This is scary.
Apparently, a simple typo was the only thing that prevented two eastern Washington legislators from giving away half the length of the cross-state John Wayne Pioneer Trail to adjacent landowners. [See my post from yesterday: “Proposed land grab threatens eastern John Wayne Pioneer Trail.”]
The Associated Press reports that the last-minute provision added to the state’s capital budget included language to shut down the John Wayne Pioneer Trail “from the Columbia River to the Columbia River.”
The authors of the provision, Republican Reps. Joe Schmick and Mary Dye, intended to close the trail from the Columbia River to the town of Malden, a distance of about 130 miles. That’s more than half the distance of the 253-mile John Wayne Pioneer Trail from North Bend to Tekoa on the Idaho border.
Because of the mistake, the language will have to be changed in the next legislative session.
Schmick and Dye told council members in Tekoa, which isn’t directly affected by the trail closure, that they plan to resubmit the provision. But now that their sneaky plan is out in the public, it certainly will face more scrutiny.
In fact, Ted Blaszak, a Tekoa city councilman and president of the Tekoa Trail & Trestle Association, says Snohomish legislator Hans Dunshee has promised a full hearing on the proposed trail closure in the next session. Originally, there was no public hearing or debate on the issue.
Bicycle travel destination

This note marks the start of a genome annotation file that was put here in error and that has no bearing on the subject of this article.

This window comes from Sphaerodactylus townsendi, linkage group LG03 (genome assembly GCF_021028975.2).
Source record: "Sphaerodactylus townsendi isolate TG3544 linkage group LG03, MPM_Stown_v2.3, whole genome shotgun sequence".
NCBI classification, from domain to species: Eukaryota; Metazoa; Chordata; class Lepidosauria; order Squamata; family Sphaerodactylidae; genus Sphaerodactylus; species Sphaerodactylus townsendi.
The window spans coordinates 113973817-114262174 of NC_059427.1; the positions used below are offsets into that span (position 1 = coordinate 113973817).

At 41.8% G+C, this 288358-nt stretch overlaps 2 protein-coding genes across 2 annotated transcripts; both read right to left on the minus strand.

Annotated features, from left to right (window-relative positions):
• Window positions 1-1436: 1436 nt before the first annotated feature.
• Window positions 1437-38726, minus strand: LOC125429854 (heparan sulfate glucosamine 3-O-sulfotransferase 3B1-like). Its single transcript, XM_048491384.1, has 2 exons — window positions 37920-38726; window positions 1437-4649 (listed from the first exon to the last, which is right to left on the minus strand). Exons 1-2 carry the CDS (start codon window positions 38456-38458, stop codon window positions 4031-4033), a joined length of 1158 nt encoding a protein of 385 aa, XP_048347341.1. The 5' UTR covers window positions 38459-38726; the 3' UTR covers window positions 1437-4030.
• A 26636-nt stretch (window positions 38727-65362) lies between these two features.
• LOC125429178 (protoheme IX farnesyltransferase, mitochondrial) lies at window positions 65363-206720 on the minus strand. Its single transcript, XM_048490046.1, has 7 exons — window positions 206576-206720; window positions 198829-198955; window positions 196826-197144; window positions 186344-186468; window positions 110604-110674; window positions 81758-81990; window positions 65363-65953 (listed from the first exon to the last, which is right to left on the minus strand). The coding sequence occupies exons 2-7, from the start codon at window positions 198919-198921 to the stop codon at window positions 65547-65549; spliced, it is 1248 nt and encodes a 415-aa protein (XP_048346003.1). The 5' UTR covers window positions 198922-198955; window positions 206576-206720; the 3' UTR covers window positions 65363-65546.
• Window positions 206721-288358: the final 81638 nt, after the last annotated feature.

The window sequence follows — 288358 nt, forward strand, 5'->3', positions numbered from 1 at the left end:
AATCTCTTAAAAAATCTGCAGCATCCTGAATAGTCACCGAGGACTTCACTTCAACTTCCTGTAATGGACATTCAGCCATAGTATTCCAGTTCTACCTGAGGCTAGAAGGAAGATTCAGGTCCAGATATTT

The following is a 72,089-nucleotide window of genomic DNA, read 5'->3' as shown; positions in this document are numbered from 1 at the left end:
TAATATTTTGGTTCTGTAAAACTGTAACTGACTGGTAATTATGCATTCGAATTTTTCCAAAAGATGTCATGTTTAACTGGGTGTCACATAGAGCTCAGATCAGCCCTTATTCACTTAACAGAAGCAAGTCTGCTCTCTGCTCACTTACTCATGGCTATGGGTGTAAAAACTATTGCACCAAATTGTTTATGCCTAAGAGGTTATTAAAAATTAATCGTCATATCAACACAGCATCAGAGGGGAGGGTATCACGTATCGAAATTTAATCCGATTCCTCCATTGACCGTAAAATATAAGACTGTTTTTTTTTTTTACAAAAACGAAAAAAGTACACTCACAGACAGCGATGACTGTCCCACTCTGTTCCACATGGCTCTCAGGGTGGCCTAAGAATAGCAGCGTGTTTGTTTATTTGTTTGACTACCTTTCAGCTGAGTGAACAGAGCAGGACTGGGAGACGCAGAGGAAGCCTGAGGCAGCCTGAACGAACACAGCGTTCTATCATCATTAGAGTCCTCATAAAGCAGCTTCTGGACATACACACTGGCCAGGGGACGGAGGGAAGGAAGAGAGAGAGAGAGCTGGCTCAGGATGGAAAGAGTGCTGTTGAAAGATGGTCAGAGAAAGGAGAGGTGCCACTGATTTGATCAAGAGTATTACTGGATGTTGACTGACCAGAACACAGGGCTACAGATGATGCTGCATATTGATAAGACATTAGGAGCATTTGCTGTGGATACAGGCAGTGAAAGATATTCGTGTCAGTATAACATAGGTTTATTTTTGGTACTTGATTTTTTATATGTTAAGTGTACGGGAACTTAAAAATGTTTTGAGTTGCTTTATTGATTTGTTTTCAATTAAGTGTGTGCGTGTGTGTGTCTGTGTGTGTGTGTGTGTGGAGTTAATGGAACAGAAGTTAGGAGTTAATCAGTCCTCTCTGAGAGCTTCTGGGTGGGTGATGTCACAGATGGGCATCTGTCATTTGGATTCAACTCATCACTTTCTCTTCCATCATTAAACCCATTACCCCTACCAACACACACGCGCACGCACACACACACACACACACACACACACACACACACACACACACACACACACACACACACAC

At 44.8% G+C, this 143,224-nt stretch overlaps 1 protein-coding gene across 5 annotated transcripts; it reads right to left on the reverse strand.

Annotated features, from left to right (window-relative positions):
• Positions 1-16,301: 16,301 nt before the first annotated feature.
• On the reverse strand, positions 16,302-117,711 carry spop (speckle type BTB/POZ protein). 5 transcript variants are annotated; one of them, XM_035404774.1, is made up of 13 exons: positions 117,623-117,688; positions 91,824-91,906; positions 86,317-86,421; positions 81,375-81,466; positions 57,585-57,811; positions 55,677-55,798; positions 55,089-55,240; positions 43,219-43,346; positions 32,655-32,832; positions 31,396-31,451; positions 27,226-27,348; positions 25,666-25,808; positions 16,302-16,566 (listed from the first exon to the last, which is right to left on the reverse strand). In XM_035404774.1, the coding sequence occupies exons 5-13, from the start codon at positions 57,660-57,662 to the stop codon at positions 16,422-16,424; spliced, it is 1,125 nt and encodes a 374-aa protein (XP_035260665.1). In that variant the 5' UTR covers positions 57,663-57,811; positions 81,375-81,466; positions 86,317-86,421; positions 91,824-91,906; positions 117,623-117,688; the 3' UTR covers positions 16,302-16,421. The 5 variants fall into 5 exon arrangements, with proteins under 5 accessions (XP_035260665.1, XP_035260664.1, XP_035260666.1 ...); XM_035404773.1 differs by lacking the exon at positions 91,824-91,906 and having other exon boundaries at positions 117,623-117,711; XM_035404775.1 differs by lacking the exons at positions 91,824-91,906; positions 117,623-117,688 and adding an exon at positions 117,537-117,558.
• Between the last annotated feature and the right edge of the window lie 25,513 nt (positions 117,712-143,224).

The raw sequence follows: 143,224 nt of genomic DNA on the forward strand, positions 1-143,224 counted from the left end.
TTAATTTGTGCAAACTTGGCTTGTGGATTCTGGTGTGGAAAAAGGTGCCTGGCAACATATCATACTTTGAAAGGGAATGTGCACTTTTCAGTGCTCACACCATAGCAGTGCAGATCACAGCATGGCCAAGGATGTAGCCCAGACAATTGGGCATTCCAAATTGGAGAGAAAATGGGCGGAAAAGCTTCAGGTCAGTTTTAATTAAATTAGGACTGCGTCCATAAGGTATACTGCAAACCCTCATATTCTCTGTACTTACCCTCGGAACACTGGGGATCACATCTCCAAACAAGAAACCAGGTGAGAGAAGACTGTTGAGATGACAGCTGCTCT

Why close 130 miles of trail? Schmick says it is little-used, it’s a fire hazard, and it attracts crime.
What the state really needs to do is make improvements to the neglected trail so it can take its deserved place among the top trail destinations in the US.
Unlike the popular crushed gravel trail closer to Seattle, the eastern half of the John Wayne Pioneer Trail remains extremely rugged ballast left behind when the railroad pulled up the tracks in the 1980s. Even so, some intrepid bicycle travelers still use it, and it’s used for the annual cross-state wagon pull by the John Wayne Pioneer Wagons and Riders Association.
Eastern Washington towns like Lind, Othello, Warden, Malden, Rosalia and Tekoa could certainly benefit from a steady stream of bicycle tourists using the corridor to travel across the state. As the route of the old Chicago, Milwaukee, St. Paul and Pacific Railroad, it hooks up with popular bicycling trails in Idaho and Montana.
The section from the Snoqualmie Pass to Rattlesnake Lake is already a popular destination for bicyclists. The trail from Ellensburg to Rattlesnake Lake is included in the 860-mile Washington Parks bicycle route guide published by Adventure Cycling Association.